Home » Foreign Debt default begin to hit the public economic standards

Foreign Debt default begin to hit the public economic standards

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Over six million people or over 28 percent of Sri Lanka’s population are “food insecure” and this situation is likely to deteriorate as the crisis unfolds in the island nation which is grappling with its worst economic crisis, the World Food Programme has said.

Central Bank Governor Nandalal Weearsinghe announced on April 12 that it would suspend payments on its foreign debt(preemptive debt default), a step that underscores the fresh crisis facing a government that is struggling to contain soaring inflation, large-scale protests and a potentially looming humanitarian disaster on an island of 23 million people economic experts allged.

Although the announcement marks Sri Lanka’s first default since its independence in 1948, the move has been increasingly impacted the credibility of the country among international markets, particularly in recent months

The country’s struggled to import fuel, food and even medicine became more difficult with this announcement of CB Governor without trying to service external debts making use of around over$ 4 billion dollars of foreign inflows into the country at that time , local media exposed.

The present government — led by President Ranil Wickremasinghe astute politician who held the post of PM six times — is seeking a bailout from the International Monetary Fund (IMF) and negoatiations with IMf team to reach staff level agreement on bail out package is now underway.

Sri Lanka’s external debt totals $51 billion, and it has about $7 billion in payments due this year.

Many international economists, including those at the IMF, have urged Sri Lanka to negotiate with its creditors — including the Asian Development Bank, Japan, China and private holders such as BlackRock — to pause payments and prioritize stabilizing the country.

As Sri Lanka’s dollar reserves dried up and inflation began to bite, residents have borne the brunt of a 80 percent rise in food prices and queues at gas stations lasting hours seen again every day.

Shortages and queues are increasing with no end in sight, because no country or overseas supplier now wishes to do business with Sri Lanka without an up- front payment, as the country has officially announced that it is bankrupt.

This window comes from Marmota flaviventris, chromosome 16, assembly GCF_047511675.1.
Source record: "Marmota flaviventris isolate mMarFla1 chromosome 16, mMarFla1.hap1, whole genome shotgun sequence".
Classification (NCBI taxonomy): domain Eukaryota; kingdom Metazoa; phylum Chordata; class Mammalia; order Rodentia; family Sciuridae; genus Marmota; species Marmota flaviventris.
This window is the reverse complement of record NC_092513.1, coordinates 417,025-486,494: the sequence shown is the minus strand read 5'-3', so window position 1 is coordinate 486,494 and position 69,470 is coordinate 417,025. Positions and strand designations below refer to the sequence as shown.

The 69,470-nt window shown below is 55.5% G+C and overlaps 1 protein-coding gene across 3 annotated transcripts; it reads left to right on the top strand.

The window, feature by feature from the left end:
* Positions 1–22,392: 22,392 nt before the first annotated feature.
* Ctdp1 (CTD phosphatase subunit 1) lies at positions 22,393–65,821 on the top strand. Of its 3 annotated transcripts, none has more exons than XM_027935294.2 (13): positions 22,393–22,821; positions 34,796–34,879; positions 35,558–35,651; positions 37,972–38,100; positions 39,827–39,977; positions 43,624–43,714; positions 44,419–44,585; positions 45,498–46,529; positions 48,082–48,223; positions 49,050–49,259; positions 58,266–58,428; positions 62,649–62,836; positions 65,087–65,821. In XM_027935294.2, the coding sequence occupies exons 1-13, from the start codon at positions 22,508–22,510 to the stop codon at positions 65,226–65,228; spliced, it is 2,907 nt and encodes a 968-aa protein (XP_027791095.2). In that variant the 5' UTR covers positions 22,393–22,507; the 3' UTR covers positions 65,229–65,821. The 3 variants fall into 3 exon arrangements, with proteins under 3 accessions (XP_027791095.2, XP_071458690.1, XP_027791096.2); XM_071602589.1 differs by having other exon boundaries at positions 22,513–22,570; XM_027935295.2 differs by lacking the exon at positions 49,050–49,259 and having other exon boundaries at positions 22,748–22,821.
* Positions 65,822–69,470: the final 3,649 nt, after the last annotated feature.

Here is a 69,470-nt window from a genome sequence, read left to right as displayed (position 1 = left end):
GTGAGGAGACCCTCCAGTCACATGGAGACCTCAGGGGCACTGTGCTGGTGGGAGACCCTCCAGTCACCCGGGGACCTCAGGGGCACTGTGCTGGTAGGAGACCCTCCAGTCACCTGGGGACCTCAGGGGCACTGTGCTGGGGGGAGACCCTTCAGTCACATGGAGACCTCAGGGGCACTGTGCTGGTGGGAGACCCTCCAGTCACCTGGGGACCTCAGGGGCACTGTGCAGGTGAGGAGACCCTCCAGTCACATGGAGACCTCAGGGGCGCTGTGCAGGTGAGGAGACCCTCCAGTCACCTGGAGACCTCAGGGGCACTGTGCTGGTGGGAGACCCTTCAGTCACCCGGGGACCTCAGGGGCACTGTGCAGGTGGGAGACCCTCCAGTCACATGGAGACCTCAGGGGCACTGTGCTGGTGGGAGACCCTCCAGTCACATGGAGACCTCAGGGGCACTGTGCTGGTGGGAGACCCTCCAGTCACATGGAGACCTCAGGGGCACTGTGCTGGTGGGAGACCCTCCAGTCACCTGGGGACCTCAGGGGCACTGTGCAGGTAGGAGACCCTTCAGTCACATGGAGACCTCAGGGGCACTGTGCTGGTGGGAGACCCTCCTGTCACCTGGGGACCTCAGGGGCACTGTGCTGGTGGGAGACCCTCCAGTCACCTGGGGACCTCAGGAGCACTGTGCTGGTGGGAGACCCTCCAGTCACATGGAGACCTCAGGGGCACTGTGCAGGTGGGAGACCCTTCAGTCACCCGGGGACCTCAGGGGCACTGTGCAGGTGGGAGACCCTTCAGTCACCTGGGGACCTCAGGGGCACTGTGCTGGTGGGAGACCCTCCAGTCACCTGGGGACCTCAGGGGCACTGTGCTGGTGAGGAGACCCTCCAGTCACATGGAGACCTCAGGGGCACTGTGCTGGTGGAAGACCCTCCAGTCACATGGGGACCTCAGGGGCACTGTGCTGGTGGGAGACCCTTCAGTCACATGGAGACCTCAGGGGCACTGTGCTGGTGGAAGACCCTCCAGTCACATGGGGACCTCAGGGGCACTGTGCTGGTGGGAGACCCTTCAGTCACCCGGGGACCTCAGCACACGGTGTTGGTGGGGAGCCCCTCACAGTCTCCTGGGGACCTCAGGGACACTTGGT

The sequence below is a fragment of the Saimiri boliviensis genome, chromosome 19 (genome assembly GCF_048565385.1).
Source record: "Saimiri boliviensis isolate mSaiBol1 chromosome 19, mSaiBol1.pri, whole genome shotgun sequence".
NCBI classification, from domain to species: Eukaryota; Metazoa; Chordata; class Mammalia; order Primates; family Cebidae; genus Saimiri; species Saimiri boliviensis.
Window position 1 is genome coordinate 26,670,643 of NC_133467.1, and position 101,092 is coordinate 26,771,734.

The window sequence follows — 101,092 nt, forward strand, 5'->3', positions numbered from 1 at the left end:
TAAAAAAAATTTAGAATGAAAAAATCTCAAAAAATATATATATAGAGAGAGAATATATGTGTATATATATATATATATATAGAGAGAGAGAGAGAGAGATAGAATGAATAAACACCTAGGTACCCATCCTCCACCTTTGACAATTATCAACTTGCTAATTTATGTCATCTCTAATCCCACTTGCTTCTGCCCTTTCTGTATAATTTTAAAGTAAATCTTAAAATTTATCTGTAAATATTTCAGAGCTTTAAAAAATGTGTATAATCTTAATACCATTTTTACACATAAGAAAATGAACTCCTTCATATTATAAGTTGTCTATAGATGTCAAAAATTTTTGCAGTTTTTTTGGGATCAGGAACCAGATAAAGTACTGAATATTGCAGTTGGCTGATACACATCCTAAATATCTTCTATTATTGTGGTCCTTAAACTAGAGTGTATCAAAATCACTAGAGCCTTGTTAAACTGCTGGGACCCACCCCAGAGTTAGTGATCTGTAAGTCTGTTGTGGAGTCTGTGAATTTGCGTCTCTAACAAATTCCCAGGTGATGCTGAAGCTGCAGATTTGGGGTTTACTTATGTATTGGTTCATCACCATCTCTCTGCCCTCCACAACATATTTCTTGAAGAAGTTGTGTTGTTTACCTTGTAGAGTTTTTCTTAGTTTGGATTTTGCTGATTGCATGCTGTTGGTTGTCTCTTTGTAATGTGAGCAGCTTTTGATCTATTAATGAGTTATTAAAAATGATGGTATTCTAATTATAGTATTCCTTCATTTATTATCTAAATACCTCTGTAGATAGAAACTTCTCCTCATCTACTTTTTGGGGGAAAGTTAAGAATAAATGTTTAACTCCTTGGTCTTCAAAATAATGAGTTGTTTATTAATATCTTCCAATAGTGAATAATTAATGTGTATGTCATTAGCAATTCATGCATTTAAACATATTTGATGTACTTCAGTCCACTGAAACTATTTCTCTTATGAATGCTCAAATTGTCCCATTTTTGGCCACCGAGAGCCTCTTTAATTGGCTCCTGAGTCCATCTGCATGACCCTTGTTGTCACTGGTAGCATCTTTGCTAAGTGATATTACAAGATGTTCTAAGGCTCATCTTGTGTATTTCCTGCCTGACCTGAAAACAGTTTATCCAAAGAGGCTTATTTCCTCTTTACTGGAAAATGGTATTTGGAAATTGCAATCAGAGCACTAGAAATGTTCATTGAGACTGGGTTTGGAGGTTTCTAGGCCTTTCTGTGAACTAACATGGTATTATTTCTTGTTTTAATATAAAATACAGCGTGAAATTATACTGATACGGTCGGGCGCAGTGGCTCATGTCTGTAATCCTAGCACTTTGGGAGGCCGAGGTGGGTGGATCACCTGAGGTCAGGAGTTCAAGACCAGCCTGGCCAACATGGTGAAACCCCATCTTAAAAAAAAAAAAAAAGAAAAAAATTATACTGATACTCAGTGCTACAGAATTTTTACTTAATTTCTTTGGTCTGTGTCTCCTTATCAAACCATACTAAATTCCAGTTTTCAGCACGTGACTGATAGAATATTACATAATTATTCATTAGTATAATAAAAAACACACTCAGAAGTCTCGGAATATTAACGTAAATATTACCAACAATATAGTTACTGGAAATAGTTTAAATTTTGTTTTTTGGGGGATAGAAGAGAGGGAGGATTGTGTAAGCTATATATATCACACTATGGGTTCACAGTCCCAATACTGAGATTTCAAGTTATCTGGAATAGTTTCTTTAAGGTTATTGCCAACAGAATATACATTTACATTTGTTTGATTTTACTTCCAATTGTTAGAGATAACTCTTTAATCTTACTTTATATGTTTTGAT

Based on that announcement, the International Ratings Agencies have also placed Sri Lanka’s sovereign debt rating at a default status, while also down- grading all Sri Lankan banks, further aggravating the situation.

Thereafter, in April 2022, the Forex debt servicing was comparatively less at only USD 244 million, while the Forex debt servicing for May and June was only another USD 789 million.

The repayment and roll-over of these amounts were comfortably manageable with the likely inflows from the 25% export conversions to be mandatorily sold to the Central Bank by the commercial banks and the roll-over of maturing SLDBs being arranged as in the past, in addition to the new cash inflows expected from China and India.

It is not possible to have selective defaults of particular sovereign loans, since many loan agreements with international creditors have “cross-default” clauses which are far-reaching.

When a sovereign forex loan is not repaid, the credibility of the country will be lost, and investors will shun that country.

It will be very difficult for the defaulting country to obtain new forex loans thereafter. The access to International Bond Markets may be lost for at least 5 to 10 years after the default.

The country’s banking system will be placed under a lot of pressure and face very serious difficulties when opening letters of credit and carrying out forex transactions.

Forex loans and investments that were previously forthcoming to the local banks would be halted or postponed. Most forex-funded infrastructure projects will stop.

Foreign Direct Investors will adopt a “wait and see” attitude. Small and medium sized import-based businesses and entrepreneurs will face the risk of collapse.

Sri Lanka’s external debt totals $51 billion, and it has about $7 billion in payments due this year.

Forex loans and investments that were previously forthcoming to the local banks would be halted or postponed following the debt default .

Most forex-funded infrastructure projects has alreadystopped. Foreign Direct Investors will adopt a “wait and see” attitude. Small and medium sized import-based businesses and entrepreneurs will face the risk of collapse

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